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  40. added 2017-01-04
    Forms of Correspondence: The Intricate Route From Thought to Reality.Gila Sher - 2013 - In Nikolaj Jang Lee Linding Pedersen & Cory Wright (eds.), Truth and Pluralism: Current Debates. Oxford University Press. pp. 157--179.
    The paper delineates a new approach to truth that falls under the category of “Pluralism within the bounds of correspondence”, and illustrates it with respect to mathematical truth. Mathematical truth, like all other truths, is based on correspondence, but the route of mathematical correspondence differs from other routes of correspondence in (i) connecting mathematical truths to a special aspect of reality, namely, its formal aspect, and (ii) doing so in a complex, indirect way, rather than in a simple and direct (...)
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  41. added 2016-12-08
    Taking Monism Seriously.David Cornell - 2016 - Philosophical Studies 173 (9):2397-2415.
    Monism is the view that there is only a single material object in existence: the world. According to this view, therefore, the ordinary objects of common sense—cats and hats, cars and stars, and so on—do not actually exist; there is only the world. Because of this, monism is routinely dismissed in the contemporary literature as being absurd and obviously false. It is simply obvious that there is a plurality of material things, thus it is simply obvious that monism is false, (...)
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  42. added 2016-12-08
    Rigid Designators for Properties.Joseph LaPorte - 2006 - Philosophical Studies 130 (2):321-336.
    Here I defend the position that some singular terms for properties are rigid designators, responding to Stephen P. Schwartz’s interesting criticisms of that position. First, I argue that my position does not depend on ontological parsimony with respect to properties – e.g., there is no need to claim that there are only natural properties – to get around the problem of “unusual properties.” Second, I argue that my position does not confuse sameness of meaning across possible worlds with sameness of (...)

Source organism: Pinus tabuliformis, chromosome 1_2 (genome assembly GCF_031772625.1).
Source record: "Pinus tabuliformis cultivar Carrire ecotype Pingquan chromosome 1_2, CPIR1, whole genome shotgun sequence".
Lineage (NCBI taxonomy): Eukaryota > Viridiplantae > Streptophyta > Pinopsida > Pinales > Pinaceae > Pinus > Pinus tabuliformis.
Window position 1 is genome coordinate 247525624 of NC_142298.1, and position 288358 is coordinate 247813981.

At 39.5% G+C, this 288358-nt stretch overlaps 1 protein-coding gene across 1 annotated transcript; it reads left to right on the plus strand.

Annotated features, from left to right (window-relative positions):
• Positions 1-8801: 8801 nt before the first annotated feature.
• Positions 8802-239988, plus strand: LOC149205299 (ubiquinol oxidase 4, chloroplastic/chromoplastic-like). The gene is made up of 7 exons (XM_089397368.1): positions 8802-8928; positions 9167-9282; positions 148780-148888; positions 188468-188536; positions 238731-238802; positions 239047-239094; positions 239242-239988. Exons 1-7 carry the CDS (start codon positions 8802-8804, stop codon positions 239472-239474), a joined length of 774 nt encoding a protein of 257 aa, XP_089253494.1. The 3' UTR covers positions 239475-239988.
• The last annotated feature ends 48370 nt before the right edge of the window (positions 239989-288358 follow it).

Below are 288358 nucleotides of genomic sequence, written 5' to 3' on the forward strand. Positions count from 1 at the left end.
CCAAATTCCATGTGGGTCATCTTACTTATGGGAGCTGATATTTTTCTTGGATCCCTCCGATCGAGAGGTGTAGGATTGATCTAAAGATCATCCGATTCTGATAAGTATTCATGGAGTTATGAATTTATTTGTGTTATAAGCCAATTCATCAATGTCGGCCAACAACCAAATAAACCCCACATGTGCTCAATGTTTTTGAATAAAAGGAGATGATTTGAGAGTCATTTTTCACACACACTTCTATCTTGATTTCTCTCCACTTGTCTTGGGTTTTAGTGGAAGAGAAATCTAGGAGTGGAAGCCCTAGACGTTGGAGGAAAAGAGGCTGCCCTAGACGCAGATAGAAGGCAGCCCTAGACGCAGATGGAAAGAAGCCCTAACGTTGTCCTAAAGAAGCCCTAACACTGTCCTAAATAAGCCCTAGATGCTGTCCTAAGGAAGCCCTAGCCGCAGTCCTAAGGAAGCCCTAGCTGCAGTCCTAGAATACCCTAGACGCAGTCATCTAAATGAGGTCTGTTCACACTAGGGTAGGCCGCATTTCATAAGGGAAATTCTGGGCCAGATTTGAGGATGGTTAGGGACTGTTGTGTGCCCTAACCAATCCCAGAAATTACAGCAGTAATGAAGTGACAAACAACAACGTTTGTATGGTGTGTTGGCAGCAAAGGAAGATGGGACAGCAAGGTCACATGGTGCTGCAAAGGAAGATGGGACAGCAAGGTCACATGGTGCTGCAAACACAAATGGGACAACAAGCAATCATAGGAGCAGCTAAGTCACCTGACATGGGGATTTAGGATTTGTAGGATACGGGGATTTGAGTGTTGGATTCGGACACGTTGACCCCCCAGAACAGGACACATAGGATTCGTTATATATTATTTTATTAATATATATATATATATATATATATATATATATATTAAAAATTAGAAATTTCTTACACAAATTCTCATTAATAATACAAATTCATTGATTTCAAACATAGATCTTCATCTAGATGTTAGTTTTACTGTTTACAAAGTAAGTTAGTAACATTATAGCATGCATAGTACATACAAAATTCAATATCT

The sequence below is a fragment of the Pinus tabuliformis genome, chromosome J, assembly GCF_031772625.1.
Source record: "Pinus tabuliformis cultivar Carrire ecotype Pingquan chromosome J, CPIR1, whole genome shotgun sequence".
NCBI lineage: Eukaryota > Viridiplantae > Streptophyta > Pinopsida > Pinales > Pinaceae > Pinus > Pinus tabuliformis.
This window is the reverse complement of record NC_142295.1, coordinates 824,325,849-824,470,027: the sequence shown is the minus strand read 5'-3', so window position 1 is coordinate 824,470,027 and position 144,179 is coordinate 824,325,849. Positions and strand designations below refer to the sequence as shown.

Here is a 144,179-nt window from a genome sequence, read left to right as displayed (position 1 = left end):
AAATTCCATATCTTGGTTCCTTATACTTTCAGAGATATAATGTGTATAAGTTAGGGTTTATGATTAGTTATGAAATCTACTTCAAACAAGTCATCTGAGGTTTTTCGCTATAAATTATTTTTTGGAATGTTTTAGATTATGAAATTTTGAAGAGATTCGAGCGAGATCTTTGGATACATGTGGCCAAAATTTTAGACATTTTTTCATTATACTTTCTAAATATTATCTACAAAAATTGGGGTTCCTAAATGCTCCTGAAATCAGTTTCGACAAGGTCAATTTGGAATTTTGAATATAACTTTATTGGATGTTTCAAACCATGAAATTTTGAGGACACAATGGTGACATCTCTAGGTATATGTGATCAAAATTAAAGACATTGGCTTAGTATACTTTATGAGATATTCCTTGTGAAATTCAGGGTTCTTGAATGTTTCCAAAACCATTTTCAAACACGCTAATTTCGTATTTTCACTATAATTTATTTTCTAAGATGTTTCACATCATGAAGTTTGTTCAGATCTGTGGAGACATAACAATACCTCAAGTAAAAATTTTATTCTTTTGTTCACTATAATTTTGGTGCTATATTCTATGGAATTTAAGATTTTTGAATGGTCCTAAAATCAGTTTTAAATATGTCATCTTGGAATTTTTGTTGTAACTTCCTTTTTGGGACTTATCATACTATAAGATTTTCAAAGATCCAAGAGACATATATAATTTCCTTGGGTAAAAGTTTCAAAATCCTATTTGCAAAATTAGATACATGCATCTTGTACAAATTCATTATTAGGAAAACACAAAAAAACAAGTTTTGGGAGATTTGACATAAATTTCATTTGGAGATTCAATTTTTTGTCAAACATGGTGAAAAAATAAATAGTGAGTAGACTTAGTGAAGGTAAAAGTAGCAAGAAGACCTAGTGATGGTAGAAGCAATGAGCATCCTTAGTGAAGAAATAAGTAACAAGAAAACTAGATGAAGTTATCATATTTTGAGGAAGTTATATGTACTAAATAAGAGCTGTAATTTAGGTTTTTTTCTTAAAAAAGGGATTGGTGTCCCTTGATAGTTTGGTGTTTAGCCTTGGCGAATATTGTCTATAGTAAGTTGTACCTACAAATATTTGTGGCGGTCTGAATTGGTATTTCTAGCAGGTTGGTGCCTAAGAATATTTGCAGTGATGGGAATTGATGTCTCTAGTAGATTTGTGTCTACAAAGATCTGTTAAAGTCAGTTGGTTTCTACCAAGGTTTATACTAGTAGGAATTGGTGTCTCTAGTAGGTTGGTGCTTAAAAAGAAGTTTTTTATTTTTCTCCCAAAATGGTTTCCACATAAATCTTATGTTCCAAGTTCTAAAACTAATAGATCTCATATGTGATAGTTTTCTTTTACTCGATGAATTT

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  43. added 2016-12-08
    On an Argument for Humility.Ann Whittle - 2006 - Philosophical Studies 130 (3):461-497.
    Considerations upon the nature of properties and laws have led some philosophers to claim that the correct epistemic attitude with regards to the intrinsic properties of particulars is scepticism. I examine one particularly clear version of this line of argument, and contend that a serious form of scepticism is not established. However, I argue that the theories of properties and laws underlying the argument have unwanted metaphysical implications. These provide a stronger reason to jettison the analyses. I end by sketching (...)
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  44. added 2016-12-08
    Second-Order Predication and the Metaphysics of Properties.Andy Egan - 2004 - Australasian Journal of Philosophy 82 (1):48-66.
    Problems about the accidental properties of properties motivate us--force us, I think--not to identify properties with the sets of their instances. If we identify them instead with functions from worlds to extensions, we get a theory of properties that is neutral with respect to disputes over counterpart theory, and we avoid a problem for Lewis's theory of events. Similar problems about the temporary properties of properties motivate us--though this time they probably don't force us--to give up this theory as well, (...)
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  45. added 2016-12-08
    The Consistency of The Naive Theory of Properties.Hartry Field - 2004 - Philosophical Quarterly 54 (214):78-104.